Print? Click on iPaper>Print and you can happily print the document.

    So what is the functionality that you are missing on scribd? You have missed the whole point of scribd, which is to provide a format independent way of publishing documents so that you can put up text files, word documents, pdf files and they will all be viewable on your browser. Not everyone has pdf installed, but in the age of youtube, everyone has flash installed. The user experience of scribd is no worse than reading a pdf online, only (depending on your taste) better.

  25. Bob Says:

    If you remove all the misinformed blunders about what scribd can and cannot technically do (printing, conversion to PDF and other formats, etc), this entertaining post becomes:

    *insults* *posturing* *swearing* proprietary *more insults*

    Ah! You said “proprietary”. Somehow in the smelly puddle of anger you left on your blog, you actually made a point worth thinking about.

    So a startup decided to start competing on the web by developing a closed-source program that stores and renders documents in a closed format, although it lets users export those documents to various open formats.

    That sounds serious. How is that different from, say, Google Docs?
    You don’t have the source to google docs. It’s closed-source.
    You don’t control the format they use to render the documents. It’s a whole lot of javascripty goodness. Web 2.0, remember?
    They however most certainly let you export their documents to open formats, including HTML.

    So that can’t be the “proprietary” part you’re talking about.
    What else is left?

    Ah, of course. Flash. Flash is evil. Nevermind that it is installed on many more internet-connected computers than PDF readers. It is the Reason the web is not Web 6.0 already. (almost. Flash has actually pushed the rest of the web players to get off their collective ass and start implementing modern browser functionalities. If you’re bored, go check out the SVG 1.2 spec, or HTML5, and ponder where all those good ideas possibly came from.)

    And why is it evil? Who knows. Maybe it’s because it uses a binary format, and you’re afraid of binary (nevermind that text can be extracted from it quite easily.) Maybe it’s because there isn’t a good open-source player for it yet, and you’ve made a solemn vow to only use open-source software until the day you die. (In which case, good for you, sport! Just hang tight for Gnash. At the rate of their consistent refusals to reuse Adobe’s open sourced components, they’ll be done in a decade or so.)

    Maybe it’s because other angry bloggers on the web have told you to despise flash (“99% bad”, “skip intros”, etc) and you mindlessly took the bait.

    Anyway, that’s a lot of big words for a summarily dismissive response similar to the one you deigned to inflict upon Timmy Jose, so I’ll stop there.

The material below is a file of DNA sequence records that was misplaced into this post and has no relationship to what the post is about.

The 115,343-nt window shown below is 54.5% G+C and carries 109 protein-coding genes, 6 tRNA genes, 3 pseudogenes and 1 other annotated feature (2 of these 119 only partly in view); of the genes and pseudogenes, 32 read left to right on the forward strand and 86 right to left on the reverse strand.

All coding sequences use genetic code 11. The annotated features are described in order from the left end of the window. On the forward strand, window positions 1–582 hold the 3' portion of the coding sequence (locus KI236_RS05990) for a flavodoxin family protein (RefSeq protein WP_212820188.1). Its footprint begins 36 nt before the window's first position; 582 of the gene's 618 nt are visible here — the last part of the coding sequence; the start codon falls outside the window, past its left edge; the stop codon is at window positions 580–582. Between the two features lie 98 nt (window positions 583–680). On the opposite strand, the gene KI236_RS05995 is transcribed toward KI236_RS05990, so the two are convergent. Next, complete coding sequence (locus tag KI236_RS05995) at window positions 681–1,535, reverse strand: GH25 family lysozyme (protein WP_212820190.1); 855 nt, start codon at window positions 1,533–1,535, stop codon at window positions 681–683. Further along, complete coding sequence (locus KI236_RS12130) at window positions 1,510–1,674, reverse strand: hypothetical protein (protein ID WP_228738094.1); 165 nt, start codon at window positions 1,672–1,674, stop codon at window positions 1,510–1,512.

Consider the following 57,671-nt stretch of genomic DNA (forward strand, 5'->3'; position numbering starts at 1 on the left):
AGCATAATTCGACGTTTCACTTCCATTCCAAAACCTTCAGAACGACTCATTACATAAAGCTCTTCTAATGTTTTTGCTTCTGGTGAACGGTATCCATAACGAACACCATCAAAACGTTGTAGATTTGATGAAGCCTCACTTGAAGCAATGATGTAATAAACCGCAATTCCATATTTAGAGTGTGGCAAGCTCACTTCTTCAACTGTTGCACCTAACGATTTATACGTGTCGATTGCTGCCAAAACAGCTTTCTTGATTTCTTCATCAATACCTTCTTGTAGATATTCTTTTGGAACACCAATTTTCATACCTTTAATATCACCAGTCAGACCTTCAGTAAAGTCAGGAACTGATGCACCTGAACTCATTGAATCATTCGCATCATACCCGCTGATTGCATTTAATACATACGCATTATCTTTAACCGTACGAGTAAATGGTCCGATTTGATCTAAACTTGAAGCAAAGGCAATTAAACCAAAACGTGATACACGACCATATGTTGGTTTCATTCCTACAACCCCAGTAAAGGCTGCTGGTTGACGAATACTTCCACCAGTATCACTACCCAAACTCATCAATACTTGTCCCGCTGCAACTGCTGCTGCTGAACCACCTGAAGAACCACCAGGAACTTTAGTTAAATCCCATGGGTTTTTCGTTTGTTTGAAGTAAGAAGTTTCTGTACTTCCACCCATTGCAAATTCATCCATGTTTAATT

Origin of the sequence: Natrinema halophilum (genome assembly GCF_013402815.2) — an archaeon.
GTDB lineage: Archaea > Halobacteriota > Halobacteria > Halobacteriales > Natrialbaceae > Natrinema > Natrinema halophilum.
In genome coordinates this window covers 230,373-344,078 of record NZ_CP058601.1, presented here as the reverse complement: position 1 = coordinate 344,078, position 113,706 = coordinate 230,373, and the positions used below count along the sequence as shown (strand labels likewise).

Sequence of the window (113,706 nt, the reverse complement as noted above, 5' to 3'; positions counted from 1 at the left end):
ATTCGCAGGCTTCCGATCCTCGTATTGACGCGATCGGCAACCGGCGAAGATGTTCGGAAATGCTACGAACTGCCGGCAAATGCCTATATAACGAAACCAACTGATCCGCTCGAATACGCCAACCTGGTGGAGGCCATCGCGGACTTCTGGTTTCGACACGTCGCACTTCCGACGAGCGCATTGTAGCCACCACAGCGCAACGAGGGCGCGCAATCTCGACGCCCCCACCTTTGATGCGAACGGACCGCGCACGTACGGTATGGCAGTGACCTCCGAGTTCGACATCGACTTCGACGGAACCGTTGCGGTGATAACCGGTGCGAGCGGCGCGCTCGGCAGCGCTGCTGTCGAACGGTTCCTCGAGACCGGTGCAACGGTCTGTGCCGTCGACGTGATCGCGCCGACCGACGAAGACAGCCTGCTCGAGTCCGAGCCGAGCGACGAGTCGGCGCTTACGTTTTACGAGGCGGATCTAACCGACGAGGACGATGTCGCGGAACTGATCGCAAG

You sir, are a bigot.

  26. Stefano Says:

    I often use the open library’s computers: I cannot save documents on them, and, no, there’s not PDF reader installed. So Scribd is offering a service that has a meaning for me who wants to read a doc and for the guy who has a doc to publish and don’t want to create an html page and find a place where to host it.
    So, calm down and let people do whatever they want with their money, even a web 0.5 website

  27. SteveB Says:

    @wdr1: Where is the possibility to save the above linked document in PDF? Where?

  28. Norm Says:

    Uh, hello — that is not the fault of Scribed, it is the fault of the person who posted the link. If you took only a few seconds and snagged the doc’s name (like I did) the searched Scribed for the document (HPL-2007-193) you would have found this http://www.scribd.com/doc/3405692/HPL2007193.

    The second link you posted gave the URL of http://www.scribd.com/full/3378739?access_key=key-16kx1phb0dvx92r0jqb9.

    Notice the utl has FULL in it. That should have been your FIRST CLUE that this layout is simply one of several views that Scribed offers.

    Now who looks like Web 0.5 – YOU!

  29. mrstock Says:

    Strange. I can print the whole thing and even save it as a PDF. Are you not on a mac?

  30. bob Says:

    It has a “Print” option.. just print it to a PDF. Why not send them your suggestions for improvement?

  31. Truth Says:


    Click download. problem solved. you are clueless.

  32. Truth Says:


    click download. not much of a problem.

  33. Jamie Lawrence Says:

    Um… I don’t get the double scrollbars and I thought that you could download the PDF, but now that I look I can’t find the functionality. Frankly, I’ve never understood what was wrong with PDF’s either. They might not be as openly linkable as HTML (although you can link to individual pages) but surely PDFs are better than Flash??

  34. kL Says:

    Haha, not even mouse wheel works.

  35. Matt Says:

    WTF are you talking about ? I had no problem copy/pasting, print seems to work fine, and i don’t seem to have your issue with duel scroll bars.